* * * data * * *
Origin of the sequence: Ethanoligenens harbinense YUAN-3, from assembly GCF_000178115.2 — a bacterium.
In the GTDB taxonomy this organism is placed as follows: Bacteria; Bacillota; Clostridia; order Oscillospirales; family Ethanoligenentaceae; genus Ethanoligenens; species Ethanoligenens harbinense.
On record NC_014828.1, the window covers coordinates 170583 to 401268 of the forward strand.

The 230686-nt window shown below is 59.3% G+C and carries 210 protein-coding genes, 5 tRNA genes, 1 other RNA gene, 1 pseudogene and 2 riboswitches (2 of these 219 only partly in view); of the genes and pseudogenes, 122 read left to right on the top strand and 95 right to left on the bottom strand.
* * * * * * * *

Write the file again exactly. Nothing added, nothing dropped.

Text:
Origin of the sequence: Ethanoligenens harbinense YUAN-3, from assembly GCF_000178115.2 — a bacterium.
In the GTDB taxonomy this organism is placed as follows: Bacteria; Bacillota; Clostridia; order Oscillospirales; family Ethanoligenentaceae; genus Ethanoligenens; species Ethanoligenens harbinense.
On record NC_014828.1, the window covers coordinates 170583 to 401268 of the forward strand.

The 230686-nt window shown below is 59.3% G+C and carries 210 protein-coding genes, 5 tRNA genes, 1 other RNA gene, 1 pseudogene and 2 riboswitches (2 of these 219 only partly in view); of the genes and pseudogenes, 122 read left to right on the top strand and 95 right to left on the bottom strand.